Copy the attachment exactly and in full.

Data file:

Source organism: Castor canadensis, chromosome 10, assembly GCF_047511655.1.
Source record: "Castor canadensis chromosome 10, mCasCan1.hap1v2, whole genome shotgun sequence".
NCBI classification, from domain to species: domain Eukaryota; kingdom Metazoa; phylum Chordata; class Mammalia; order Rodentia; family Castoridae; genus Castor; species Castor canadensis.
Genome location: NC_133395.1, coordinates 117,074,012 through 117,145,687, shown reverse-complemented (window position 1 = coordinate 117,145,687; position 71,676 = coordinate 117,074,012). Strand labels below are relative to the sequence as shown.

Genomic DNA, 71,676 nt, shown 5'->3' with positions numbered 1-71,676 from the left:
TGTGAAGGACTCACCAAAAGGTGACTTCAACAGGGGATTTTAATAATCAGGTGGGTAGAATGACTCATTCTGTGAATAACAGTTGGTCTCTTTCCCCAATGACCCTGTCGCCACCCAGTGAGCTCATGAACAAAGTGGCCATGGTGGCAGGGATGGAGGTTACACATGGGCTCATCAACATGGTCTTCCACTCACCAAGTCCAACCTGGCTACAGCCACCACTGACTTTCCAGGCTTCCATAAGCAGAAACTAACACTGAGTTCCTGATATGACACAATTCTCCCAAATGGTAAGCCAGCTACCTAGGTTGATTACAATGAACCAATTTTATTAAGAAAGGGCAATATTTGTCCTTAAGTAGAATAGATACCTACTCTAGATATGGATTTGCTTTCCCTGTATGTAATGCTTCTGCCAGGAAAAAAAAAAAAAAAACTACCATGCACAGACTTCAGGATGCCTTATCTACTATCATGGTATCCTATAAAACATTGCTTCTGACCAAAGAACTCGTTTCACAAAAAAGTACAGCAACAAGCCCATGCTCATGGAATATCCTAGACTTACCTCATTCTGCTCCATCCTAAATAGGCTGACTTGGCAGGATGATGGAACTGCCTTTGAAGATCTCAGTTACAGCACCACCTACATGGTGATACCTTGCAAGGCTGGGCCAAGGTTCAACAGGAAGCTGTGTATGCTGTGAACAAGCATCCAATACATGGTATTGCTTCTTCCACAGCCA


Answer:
Source organism: Castor canadensis, chromosome 10, assembly GCF_047511655.1.
Source record: "Castor canadensis chromosome 10, mCasCan1.hap1v2, whole genome shotgun sequence".
NCBI classification, from domain to species: domain Eukaryota; kingdom Metazoa; phylum Chordata; class Mammalia; order Rodentia; family Castoridae; genus Castor; species Castor canadensis.
Genome location: NC_133395.1, coordinates 117,074,012 through 117,145,687, shown reverse-complemented (window position 1 = coordinate 117,145,687; position 71,676 = coordinate 117,074,012). Strand labels below are relative to the sequence as shown.

Genomic DNA, 71,676 nt, shown 5'->3' with positions numbered 1-71,676 from the left:
TGTGAAGGACTCACCAAAAGGTGACTTCAACAGGGGATTTTAATAATCAGGTGGGTAGAATGACTCATTCTGTGAATAACAGTTGGTCTCTTTCCCCAATGACCCTGTCGCCACCCAGTGAGCTCATGAACAAAGTGGCCATGGTGGCAGGGATGGAGGTTACACATGGGCTCATCAACATGGTCTTCCACTCACCAAGTCCAACCTGGCTACAGCCACCACTGACTTTCCAGGCTTCCATAAGCAGAAACTAACACTGAGTTCCTGATATGACACAATTCTCCCAAATGGTAAGCCAGCTACCTAGGTTGATTACAATGAACCAATTTTATTAAGAAAGGGCAATATTTGTCCTTAAGTAGAATAGATACCTACTCTAGATATGGATTTGCTTTCCCTGTATGTAATGCTTCTGCCAGGAAAAAAAAAAAAAAAACTACCATGCACAGACTTCAGGATGCCTTATCTACTATCATGGTATCCTATAAAACATTGCTTCTGACCAAAGAACTCGTTTCACAAAAAAGTACAGCAACAAGCCCATGCTCATGGAATATCCTAGACTTACCTCATTCTGCTCCATCCTAAATAGGCTGACTTGGCAGGATGATGGAACTGCCTTTGAAGATCTCAGTTACAGCACCACCTACATGGTGATACCTTGCAAGGCTGGGCCAAGGTTCAACAGGAAGCTGTGTATGCTGTGAACAAGCATCCAATACATGGTATTGCTTCTTCCACAGCCA